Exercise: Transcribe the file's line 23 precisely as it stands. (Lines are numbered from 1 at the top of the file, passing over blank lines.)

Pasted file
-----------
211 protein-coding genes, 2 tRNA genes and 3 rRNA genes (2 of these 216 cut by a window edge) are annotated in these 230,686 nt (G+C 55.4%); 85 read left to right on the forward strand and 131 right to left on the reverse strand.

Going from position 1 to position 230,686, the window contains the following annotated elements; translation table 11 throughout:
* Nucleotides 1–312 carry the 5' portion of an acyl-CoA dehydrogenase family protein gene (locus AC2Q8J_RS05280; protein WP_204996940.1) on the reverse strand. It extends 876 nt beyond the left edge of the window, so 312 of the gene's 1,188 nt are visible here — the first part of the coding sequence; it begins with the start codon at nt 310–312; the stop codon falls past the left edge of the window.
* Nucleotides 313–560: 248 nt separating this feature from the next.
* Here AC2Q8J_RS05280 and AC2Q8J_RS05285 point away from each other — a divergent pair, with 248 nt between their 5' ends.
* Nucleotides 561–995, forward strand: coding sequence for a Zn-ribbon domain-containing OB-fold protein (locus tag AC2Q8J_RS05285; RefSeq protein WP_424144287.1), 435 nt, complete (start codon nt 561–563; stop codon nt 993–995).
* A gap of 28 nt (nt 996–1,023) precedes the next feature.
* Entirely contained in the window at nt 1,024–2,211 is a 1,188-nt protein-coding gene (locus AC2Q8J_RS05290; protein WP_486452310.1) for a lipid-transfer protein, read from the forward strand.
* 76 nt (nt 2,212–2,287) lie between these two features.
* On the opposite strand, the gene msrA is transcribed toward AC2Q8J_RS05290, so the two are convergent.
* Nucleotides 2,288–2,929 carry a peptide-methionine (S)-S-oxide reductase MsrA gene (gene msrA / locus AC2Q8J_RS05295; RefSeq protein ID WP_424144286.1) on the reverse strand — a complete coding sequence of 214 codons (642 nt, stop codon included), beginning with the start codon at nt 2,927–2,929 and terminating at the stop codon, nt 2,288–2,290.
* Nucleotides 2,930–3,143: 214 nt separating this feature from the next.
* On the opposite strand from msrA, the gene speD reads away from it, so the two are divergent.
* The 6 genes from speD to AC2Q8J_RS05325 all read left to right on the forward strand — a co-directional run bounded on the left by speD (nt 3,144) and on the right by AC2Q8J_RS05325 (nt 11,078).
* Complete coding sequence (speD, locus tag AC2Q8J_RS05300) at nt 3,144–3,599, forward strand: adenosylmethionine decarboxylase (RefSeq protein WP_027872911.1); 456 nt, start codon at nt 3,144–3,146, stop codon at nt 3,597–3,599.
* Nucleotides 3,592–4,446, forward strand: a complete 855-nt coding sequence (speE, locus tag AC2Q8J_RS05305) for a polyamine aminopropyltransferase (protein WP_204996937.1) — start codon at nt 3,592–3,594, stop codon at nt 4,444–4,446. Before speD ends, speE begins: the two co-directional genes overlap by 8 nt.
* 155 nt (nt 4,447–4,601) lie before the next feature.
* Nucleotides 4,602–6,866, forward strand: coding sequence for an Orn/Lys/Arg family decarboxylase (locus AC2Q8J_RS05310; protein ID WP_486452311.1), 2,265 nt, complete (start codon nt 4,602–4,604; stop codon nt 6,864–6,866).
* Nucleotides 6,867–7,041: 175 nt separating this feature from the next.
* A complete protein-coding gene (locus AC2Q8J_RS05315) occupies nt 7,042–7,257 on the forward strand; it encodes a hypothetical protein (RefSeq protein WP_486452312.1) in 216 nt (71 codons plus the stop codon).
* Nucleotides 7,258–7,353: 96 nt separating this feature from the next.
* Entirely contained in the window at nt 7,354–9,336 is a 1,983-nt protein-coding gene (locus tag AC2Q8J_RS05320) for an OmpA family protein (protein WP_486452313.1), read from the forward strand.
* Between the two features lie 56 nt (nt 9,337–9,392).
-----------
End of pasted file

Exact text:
* Between the two features lie 56 nt (nt 9,337–9,392).